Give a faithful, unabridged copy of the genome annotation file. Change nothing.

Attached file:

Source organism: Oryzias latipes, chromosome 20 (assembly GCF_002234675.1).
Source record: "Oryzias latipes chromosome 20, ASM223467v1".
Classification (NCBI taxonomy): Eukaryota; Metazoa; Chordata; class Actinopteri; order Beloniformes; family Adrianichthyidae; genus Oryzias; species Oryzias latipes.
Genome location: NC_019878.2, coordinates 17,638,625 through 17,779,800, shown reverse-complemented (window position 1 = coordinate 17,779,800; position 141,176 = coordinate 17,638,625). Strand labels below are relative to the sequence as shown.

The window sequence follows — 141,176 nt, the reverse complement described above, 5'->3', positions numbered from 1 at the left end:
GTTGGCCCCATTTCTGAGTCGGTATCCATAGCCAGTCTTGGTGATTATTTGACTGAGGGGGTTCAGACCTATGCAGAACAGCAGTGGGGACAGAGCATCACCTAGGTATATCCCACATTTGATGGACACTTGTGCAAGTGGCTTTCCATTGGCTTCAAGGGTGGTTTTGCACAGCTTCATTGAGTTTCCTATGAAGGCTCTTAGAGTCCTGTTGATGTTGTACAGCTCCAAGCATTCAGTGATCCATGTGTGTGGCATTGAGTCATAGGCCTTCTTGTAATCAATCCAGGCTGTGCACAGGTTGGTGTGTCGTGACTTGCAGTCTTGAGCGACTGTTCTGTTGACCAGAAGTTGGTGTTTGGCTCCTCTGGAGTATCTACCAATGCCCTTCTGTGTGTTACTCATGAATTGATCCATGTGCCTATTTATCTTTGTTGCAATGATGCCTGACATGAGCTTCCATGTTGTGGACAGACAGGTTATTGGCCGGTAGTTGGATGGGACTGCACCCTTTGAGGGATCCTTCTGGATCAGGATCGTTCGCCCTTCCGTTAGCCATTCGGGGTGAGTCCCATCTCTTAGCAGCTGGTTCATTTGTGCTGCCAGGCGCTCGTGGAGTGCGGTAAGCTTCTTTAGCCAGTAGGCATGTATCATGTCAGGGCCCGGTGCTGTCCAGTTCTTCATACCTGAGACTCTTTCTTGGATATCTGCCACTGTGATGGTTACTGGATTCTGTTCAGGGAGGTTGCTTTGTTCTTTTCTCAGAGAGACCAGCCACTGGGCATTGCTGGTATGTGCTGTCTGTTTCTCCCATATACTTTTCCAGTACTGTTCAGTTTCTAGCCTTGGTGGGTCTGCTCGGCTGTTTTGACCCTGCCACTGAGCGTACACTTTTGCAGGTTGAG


Source organism: Oryzias latipes, chromosome 20 (assembly GCF_002234675.1).
Source record: "Oryzias latipes chromosome 20, ASM223467v1".
Classification (NCBI taxonomy): Eukaryota; Metazoa; Chordata; class Actinopteri; order Beloniformes; family Adrianichthyidae; genus Oryzias; species Oryzias latipes.
Genome location: NC_019878.2, coordinates 17,638,625 through 17,779,800, shown reverse-complemented (window position 1 = coordinate 17,779,800; position 141,176 = coordinate 17,638,625). Strand labels below are relative to the sequence as shown.

The window sequence follows — 141,176 nt, the reverse complement described above, 5'->3', positions numbered from 1 at the left end:
GTTGGCCCCATTTCTGAGTCGGTATCCATAGCCAGTCTTGGTGATTATTTGACTGAGGGGGTTCAGACCTATGCAGAACAGCAGTGGGGACAGAGCATCACCTAGGTATATCCCACATTTGATGGACACTTGTGCAAGTGGCTTTCCATTGGCTTCAAGGGTGGTTTTGCACAGCTTCATTGAGTTTCCTATGAAGGCTCTTAGAGTCCTGTTGATGTTGTACAGCTCCAAGCATTCAGTGATCCATGTGTGTGGCATTGAGTCATAGGCCTTCTTGTAATCAATCCAGGCTGTGCACAGGTTGGTGTGTCGTGACTTGCAGTCTTGAGCGACTGTTCTGTTGACCAGAAGTTGGTGTTTGGCTCCTCTGGAGTATCTACCAATGCCCTTCTGTGTGTTACTCATGAATTGATCCATGTGCCTATTTATCTTTGTTGCAATGATGCCTGACATGAGCTTCCATGTTGTGGACAGACAGGTTATTGGCCGGTAGTTGGATGGGACTGCACCCTTTGAGGGATCCTTCTGGATCAGGATCGTTCGCCCTTCCGTTAGCCATTCGGGGTGAGTCCCATCTCTTAGCAGCTGGTTCATTTGTGCTGCCAGGCGCTCGTGGAGTGCGGTAAGCTTCTTTAGCCAGTAGGCATGTATCATGTCAGGGCCCGGTGCTGTCCAGTTCTTCATACCTGAGACTCTTTCTTGGATATCTGCCACTGTGATGGTTACTGGATTCTGTTCAGGGAGGTTGCTTTGTTCTTTTCTCAGAGAGACCAGCCACTGGGCATTGCTGGTATGTGCTGTCTGTTTCTCCCATATACTTTTCCAGTACTGTTCAGTTTCTAGCCTTGGTGGGTCTGCTCGGCTGTTTTGACCCTGCCACTGAGCGTACACTTTTGCAGGTTGAG